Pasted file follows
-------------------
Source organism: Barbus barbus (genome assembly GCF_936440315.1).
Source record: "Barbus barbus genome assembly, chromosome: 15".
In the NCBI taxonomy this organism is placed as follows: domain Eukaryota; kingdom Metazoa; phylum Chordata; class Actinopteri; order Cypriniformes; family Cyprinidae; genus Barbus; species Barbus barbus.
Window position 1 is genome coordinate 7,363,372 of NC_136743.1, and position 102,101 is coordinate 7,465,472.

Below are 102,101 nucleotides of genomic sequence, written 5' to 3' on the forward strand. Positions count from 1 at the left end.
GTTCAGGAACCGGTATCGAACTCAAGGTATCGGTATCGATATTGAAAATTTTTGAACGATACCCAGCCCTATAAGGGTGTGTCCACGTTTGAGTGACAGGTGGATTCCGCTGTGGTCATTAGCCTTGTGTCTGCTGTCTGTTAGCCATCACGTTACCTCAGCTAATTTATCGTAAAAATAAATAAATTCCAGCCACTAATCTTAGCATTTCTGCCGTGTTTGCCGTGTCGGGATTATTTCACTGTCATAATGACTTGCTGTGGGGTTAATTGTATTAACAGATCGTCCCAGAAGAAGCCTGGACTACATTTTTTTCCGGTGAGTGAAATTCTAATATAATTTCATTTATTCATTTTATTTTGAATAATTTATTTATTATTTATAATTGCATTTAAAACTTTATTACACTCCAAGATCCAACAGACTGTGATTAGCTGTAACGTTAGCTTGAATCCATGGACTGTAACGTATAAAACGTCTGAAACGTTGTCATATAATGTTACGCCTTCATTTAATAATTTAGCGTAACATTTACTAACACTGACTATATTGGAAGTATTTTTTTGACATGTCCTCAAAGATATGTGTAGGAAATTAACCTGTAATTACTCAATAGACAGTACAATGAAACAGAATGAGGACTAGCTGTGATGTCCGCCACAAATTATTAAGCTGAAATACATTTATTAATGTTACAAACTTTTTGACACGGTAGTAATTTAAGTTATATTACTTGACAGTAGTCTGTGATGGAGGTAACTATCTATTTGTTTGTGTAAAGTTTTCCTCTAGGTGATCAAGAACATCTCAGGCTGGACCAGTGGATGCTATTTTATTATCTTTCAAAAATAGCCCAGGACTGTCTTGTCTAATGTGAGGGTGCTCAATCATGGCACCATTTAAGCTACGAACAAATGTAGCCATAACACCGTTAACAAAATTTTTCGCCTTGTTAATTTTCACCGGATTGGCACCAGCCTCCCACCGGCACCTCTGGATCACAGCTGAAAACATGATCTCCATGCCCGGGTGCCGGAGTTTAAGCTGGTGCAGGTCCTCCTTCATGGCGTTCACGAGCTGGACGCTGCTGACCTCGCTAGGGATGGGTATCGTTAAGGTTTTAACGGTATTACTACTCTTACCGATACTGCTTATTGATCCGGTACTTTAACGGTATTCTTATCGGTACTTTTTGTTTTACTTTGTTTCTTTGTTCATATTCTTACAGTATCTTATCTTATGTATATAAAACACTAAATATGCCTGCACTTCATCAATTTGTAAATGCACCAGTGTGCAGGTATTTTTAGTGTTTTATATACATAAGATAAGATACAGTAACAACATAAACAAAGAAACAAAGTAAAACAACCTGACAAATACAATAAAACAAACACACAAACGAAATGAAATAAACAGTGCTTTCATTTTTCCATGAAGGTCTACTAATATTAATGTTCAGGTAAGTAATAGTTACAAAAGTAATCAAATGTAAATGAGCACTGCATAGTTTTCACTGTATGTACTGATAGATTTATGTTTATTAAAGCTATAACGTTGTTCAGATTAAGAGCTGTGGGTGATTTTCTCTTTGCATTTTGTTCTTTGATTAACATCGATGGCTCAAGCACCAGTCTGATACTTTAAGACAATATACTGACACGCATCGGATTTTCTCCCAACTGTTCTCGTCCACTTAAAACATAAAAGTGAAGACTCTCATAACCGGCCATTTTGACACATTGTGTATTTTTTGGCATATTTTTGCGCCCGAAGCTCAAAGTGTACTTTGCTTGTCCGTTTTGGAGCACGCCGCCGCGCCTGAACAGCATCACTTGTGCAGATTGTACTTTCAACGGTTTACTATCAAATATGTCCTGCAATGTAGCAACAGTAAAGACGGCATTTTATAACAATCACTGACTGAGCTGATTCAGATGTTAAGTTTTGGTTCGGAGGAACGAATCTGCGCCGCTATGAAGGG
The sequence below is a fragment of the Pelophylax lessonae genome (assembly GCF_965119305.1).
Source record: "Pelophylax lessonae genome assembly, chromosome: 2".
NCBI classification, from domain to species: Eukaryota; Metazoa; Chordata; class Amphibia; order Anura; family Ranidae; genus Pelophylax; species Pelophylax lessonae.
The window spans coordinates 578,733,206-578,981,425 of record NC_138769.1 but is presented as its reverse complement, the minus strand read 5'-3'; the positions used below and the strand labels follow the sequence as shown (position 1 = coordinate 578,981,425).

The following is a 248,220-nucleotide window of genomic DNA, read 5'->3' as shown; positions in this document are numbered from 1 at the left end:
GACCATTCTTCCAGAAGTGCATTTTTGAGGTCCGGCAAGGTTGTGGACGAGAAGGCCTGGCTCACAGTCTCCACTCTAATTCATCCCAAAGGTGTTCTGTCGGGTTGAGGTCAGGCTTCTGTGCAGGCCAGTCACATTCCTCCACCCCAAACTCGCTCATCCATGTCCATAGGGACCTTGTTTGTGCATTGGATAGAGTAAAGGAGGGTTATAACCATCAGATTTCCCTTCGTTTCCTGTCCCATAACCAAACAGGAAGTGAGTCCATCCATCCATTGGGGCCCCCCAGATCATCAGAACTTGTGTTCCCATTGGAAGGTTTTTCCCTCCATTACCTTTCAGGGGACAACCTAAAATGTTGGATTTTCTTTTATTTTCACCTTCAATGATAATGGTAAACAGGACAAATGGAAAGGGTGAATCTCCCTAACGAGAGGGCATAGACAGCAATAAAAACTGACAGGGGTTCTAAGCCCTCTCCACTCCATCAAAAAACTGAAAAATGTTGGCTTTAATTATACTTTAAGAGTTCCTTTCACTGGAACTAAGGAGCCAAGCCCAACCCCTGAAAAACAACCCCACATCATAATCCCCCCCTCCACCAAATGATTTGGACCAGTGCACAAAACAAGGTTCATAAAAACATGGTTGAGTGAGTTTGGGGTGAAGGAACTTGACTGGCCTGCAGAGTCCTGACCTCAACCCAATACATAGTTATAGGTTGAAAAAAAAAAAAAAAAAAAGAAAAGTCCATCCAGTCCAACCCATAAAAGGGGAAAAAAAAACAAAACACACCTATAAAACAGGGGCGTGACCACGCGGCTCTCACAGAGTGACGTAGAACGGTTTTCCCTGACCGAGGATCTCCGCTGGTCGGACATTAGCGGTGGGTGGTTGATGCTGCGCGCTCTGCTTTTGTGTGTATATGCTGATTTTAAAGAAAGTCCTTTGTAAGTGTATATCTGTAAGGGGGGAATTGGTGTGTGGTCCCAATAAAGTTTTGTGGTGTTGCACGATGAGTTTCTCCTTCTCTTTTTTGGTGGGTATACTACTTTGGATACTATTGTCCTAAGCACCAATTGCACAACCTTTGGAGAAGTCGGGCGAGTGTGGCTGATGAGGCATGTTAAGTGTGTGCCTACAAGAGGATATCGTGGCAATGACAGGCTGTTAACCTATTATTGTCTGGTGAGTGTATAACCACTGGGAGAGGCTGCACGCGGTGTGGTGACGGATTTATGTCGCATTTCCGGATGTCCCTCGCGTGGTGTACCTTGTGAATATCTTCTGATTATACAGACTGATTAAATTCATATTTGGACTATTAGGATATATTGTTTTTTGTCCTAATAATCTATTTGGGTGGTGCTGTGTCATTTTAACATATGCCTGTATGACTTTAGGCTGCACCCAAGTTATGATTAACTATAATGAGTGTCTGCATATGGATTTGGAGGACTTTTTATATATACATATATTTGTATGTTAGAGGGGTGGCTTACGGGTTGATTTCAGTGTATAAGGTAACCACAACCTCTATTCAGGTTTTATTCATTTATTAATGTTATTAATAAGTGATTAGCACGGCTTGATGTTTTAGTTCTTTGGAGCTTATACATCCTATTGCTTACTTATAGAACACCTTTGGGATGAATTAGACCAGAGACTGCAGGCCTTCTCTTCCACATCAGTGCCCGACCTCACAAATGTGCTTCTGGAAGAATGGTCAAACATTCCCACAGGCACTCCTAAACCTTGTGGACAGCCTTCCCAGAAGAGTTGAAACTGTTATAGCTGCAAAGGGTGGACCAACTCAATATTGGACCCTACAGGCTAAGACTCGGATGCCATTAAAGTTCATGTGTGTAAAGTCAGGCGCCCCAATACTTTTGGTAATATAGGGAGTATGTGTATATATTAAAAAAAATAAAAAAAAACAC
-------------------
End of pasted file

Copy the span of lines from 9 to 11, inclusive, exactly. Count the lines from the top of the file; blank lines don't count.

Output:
NCBI classification, from domain to species: Eukaryota; Metazoa; Chordata; class Amphibia; order Anura; family Ranidae; genus Pelophylax; species Pelophylax lessonae.
The window spans coordinates 578,733,206-578,981,425 of record NC_138769.1 but is presented as its reverse complement, the minus strand read 5'-3'; the positions used below and the strand labels follow the sequence as shown (position 1 = coordinate 578,981,425).

The following is a 248,220-nucleotide window of genomic DNA, read 5'->3' as shown; positions in this document are numbered from 1 at the left end: